Among his many skills and hobbies Charles Dodgson (1832–1898), a shy, eminent Oxford mathematician and lecturer, took an early interest in photography when it was still a wondrous new invention. Dodgson loved taking pictures and he constantly sought out subjects for his photographs, especially children. His life changed profoundly when he was introduced to Dean Liddell and his children. When Liddell, a photography enthusiast himself, became better acquainted with Dodgson, he invited the young man to take pictures of his family. Dodgson began spending time with Liddell’s daughters Lorina (known as Ina), Alice, and Edith, and their brother Harry, often taking them on picnics and boating trips. The ‘golden afternoon’ of July 1862, would prove transformative for them all. Years later, Alice Liddell recalled the day: ‘The sun was so hot we landed in meadows down the river, deserting the boat to take refuge in the only bit of shade to be found, which was under a newly made hayrick. Here from all three of us, my sisters and myself, came the old petition, ‘Tell us a story,’ and Mr Dodgson began it.’ He made it up as he went along.’ Ten-year-old Alice begged him to write down for her the story that he’d told. He complied and sat up the entire night working on a draft, which he eventually made it into a green leather booklet called 'Alice’s Adventures Underground', illustrated himself; and given it to Alice as a Christmas gift.
Dodgson shared his story with a select few, including his friend Henry Kingsley, a novelist, who urged him to consider publishing it. He expanded and revised the manuscript, commissioned John Tenniel (already celebrated for his political cartoons for 'Punch') to do the illustrations, and submitted it to Macmillan and Co, who agreed to publish 'Alice’s Adventures in Wonderland'. The book was initially released in 1865, but only fifty copies of a planned edition of two thousand were issued. Publication ceased when an unhappy Tenniel insisted on suppressing it because of imperfections in the printing process, which had affected his illustrations. Those who had purchased early copies were asked to return them to the publisher, and Macmillan donated the rejected books to children’s hospitals. After the necessary corrections were made and a new printer was found, 'Alice' was published, in 1866, in an edition of four thousand. ‘Alice’ was an instant success and sold out right away. ‘Alice in Wonderland’ is, a side from ‘Shakespeare’ and ‘the Bible’, the most widely translated and quoted book of all time.
The book was published under the name Lewis Carroll. A name that reflects Dodgson's obsession with wordplay since childhood; the pseudonym was a clever transposition of his real name, Lewis was the anglicised form of Ludovicus (Latin for Lutwidge) and Carroll was in Irish similar to the Latin Carolus, from which the name Charles is derived. After all, he had never intended to make ‘Alice in Wonderland’ public. He had hardly conceived it as a commercial product. Another reason for his strict separation of church (Dodgson) and state (Carroll) was purely professional: he wanted his mathematical books to be regarded seriously, and feared if scholars connected him with Carroll, those works would be dismissed. He wrote: ‘I use a name, not my own, for writing under, for the one sole object, of avoiding personal publicity … that I may be able to come and go, unnoticed, to all public places.’ He added that ‘it would be a real unhappiness to me to feel myself liable to be notices, or pointed out, by strangers.’ And he begged for respect in not ‘breaking through a disguise which it is my most earnest wish to maintain.’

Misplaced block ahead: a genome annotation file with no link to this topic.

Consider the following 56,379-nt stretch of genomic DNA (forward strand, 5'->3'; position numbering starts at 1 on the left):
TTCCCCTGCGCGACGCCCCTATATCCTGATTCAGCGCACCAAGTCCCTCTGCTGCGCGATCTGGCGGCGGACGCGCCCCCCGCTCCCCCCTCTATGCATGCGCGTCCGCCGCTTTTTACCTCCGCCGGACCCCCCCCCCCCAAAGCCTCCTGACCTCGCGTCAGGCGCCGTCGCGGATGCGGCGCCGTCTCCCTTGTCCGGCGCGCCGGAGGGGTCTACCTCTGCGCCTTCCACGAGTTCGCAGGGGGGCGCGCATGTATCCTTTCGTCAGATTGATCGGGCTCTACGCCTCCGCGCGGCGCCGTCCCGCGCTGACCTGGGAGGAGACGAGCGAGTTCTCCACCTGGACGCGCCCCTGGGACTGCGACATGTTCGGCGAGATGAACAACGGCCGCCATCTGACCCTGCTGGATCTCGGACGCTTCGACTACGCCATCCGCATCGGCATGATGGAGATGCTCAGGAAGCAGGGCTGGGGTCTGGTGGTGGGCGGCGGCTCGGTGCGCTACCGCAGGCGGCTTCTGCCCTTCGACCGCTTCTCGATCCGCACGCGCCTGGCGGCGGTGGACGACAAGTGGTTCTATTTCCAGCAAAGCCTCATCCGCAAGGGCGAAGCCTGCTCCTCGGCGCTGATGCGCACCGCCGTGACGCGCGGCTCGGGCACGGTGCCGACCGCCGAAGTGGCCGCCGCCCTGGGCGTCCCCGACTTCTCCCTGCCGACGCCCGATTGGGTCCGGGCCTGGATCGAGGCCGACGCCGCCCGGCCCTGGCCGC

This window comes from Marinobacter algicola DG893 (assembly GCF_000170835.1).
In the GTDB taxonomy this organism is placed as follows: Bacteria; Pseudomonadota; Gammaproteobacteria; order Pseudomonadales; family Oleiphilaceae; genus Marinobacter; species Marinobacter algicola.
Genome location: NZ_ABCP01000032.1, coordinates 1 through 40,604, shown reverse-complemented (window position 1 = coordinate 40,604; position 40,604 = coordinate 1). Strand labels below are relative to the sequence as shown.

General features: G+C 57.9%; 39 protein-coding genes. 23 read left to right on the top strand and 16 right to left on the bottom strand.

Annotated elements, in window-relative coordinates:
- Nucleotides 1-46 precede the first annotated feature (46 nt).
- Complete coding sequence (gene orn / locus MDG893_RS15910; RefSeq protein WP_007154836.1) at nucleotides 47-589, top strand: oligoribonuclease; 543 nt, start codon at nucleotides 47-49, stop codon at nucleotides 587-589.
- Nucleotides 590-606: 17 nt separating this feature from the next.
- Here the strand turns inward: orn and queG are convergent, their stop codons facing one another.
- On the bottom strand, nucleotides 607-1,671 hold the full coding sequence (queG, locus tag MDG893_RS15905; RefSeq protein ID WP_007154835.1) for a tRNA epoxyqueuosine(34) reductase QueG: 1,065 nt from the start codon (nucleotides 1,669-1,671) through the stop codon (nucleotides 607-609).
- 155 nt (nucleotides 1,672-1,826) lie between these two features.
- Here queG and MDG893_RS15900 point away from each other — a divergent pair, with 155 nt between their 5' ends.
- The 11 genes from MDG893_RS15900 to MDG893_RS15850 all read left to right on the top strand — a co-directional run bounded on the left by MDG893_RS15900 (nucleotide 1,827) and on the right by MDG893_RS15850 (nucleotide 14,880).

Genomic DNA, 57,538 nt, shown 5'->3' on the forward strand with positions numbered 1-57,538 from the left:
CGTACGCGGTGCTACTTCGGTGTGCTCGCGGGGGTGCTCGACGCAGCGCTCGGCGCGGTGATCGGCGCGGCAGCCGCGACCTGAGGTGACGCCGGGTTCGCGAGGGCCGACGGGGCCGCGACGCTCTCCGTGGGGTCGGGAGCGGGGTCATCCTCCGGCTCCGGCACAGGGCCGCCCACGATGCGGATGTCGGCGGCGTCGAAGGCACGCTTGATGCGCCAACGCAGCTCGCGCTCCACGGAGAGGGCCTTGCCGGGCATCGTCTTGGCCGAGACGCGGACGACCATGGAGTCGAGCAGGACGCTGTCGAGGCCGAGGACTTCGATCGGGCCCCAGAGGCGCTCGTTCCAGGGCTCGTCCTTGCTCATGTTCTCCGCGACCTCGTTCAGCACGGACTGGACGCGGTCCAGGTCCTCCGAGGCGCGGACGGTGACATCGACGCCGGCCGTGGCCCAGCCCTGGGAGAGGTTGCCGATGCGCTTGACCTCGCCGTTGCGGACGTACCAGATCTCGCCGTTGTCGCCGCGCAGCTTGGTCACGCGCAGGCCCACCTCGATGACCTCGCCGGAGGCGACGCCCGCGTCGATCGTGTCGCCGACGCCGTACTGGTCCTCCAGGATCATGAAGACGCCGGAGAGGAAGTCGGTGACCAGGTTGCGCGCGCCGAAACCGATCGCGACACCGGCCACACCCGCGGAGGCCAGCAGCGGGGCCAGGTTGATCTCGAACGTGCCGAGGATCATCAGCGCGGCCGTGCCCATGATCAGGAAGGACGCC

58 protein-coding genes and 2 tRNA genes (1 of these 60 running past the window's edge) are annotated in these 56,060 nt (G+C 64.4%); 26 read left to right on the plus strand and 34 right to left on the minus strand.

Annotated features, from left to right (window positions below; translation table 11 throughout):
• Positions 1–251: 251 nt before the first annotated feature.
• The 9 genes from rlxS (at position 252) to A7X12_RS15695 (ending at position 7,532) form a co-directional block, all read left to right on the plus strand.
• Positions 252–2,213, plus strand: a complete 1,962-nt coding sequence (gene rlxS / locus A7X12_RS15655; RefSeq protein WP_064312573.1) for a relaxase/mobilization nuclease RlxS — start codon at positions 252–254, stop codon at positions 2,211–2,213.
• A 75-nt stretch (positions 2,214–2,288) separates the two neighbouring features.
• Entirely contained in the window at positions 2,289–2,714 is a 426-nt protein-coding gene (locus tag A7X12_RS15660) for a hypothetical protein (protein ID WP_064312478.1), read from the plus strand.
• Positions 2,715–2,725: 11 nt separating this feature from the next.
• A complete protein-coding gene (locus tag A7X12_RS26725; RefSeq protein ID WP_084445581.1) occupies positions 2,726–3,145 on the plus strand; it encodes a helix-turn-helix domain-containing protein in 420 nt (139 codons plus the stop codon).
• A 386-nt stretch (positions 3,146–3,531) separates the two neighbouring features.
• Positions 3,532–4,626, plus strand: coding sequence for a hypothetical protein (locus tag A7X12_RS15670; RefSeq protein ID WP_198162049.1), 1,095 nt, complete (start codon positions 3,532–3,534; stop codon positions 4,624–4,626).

Fastidious in everything he did, Dodgson went so far as to conceal his own handwriting. When he had to handle official correspondence for Lewis Carroll, he’d ask someone to copy out his response. And most of the letters he received for ‘Lewis Carroll,’ he marked ‘Return to sender.’ Request for photographs, even from relatives, were routinely denied. There was only one exception, her Majesty Queen Victoria. The Queen loved 'Alice' an its sequel 'Through the Looking-Glass' so much that she wrote a letter to Lewis Carroll, asking if he would send her the rest of his books. Unable to decline a request from the Queen, the humble author obliged as best he could, sending her numerous volumes – all by Charles Dodgson, and all mathematical texts, including the popular beach read 'Condensation of Determinants, Being a New and Brief Method for Computing Their Arithmetical Values'.
Whenever the name Lewis Carroll arose in conversation, Dodgson would leave. There where some rare occasions on which he would admit that Dodgson and Carroll were the same man, he was then either speaking openly with friends or corresponding with children and encouraging their letter.
Until the end of his life he maintained a strict divide between himself and the fanciful Lewis Carroll. ‘For 30 years I have managed to keep the two personalities distinct,’ he boasted in a letter written three years before his death, ‘and to avoid all communication, in propria persona, with the outer world, about my books.’ He suffered increasingly from bronchial trouble, and he died on January 14, 1898, two weeks before his sixty-sixth birthday.
See also Horus the Avenger.
Ciuraru, C. (2011), ‘Lewis Carroll & Charles Dodgson’, Nome de Plume, A (Secret) History of Pseudonyms, pp.65–84
'Lewis Carroll’, Wikipedia, retrieved 6 May 2014
'Alice Liddell’, Wikipedia, retrieved 6 May 2014
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